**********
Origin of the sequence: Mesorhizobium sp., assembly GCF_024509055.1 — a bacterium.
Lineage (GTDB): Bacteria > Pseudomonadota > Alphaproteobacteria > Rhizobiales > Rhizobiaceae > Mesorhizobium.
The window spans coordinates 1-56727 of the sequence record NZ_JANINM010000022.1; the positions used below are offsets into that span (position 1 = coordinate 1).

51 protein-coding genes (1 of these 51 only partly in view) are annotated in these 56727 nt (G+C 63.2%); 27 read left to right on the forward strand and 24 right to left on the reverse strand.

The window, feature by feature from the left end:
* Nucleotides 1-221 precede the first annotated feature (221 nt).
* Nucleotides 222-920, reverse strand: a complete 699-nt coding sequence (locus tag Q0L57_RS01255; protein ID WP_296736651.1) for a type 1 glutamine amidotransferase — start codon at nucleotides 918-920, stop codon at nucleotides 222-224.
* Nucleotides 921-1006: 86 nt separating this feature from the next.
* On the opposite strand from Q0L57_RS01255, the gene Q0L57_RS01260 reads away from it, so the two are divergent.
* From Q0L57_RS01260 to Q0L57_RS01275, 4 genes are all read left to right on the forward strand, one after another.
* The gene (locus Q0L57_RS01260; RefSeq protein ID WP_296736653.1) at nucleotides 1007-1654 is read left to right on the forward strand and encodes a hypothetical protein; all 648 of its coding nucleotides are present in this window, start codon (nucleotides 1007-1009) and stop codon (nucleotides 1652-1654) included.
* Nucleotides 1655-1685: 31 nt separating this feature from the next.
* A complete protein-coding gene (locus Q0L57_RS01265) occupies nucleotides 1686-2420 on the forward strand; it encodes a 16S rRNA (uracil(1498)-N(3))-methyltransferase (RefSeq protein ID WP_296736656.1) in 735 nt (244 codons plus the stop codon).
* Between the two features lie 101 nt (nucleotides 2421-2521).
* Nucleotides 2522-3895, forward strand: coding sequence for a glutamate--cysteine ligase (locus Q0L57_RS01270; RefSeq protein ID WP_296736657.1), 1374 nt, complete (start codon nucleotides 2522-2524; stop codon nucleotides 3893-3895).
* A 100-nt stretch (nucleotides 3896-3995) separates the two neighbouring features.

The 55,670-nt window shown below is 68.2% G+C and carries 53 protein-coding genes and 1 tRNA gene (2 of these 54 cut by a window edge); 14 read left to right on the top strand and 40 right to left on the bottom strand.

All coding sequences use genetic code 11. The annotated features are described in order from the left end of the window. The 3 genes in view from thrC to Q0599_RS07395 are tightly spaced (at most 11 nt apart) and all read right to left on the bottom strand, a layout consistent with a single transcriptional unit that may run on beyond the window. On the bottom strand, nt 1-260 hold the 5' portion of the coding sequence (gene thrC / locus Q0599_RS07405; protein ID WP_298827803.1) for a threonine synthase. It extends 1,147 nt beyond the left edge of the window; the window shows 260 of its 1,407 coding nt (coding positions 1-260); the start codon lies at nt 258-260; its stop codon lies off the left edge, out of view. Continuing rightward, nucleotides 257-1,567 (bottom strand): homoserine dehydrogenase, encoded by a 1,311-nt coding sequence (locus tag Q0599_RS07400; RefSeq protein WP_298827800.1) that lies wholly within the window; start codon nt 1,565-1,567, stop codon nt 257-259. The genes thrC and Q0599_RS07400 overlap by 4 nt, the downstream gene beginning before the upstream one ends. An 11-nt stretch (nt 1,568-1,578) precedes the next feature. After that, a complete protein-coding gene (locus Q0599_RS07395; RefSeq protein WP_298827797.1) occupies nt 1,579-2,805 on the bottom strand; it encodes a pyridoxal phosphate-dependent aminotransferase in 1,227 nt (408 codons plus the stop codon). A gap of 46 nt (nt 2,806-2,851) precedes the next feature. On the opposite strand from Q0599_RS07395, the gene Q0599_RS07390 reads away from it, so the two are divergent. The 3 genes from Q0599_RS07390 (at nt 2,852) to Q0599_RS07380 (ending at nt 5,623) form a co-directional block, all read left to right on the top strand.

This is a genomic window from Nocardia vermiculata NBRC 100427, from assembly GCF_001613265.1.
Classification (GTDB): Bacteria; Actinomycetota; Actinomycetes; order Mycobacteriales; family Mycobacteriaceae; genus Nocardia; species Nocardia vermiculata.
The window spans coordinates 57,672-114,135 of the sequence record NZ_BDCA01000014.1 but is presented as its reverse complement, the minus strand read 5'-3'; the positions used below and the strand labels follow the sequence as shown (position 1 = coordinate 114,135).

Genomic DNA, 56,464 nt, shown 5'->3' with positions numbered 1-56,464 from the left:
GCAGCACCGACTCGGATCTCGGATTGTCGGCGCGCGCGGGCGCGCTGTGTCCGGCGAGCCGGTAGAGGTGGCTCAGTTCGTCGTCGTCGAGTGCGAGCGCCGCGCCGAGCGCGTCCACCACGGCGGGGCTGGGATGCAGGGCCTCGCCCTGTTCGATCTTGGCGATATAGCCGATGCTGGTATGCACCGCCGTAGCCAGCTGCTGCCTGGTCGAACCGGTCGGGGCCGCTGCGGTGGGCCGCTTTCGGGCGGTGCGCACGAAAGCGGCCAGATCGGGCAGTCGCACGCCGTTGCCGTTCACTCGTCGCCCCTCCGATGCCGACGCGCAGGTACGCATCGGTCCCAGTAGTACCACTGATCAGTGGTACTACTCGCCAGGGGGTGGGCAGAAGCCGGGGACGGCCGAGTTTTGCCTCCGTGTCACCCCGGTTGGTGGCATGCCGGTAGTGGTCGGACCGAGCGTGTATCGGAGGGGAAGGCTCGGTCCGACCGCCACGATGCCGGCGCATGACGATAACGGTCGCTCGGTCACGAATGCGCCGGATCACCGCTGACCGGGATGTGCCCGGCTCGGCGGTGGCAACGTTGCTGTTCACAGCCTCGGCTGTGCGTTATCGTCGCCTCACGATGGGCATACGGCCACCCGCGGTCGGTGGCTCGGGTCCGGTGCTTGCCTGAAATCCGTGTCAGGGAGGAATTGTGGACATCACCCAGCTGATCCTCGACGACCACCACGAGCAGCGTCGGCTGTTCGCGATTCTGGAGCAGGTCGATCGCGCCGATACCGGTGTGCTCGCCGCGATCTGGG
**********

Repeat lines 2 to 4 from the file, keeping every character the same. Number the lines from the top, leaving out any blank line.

Lineage (GTDB): Bacteria > Pseudomonadota > Alphaproteobacteria > Rhizobiales > Rhizobiaceae > Mesorhizobium.
The window spans coordinates 1-56727 of the sequence record NZ_JANINM010000022.1; the positions used below are offsets into that span (position 1 = coordinate 1).

51 protein-coding genes (1 of these 51 only partly in view) are annotated in these 56727 nt (G+C 63.2%); 27 read left to right on the forward strand and 24 right to left on the reverse strand.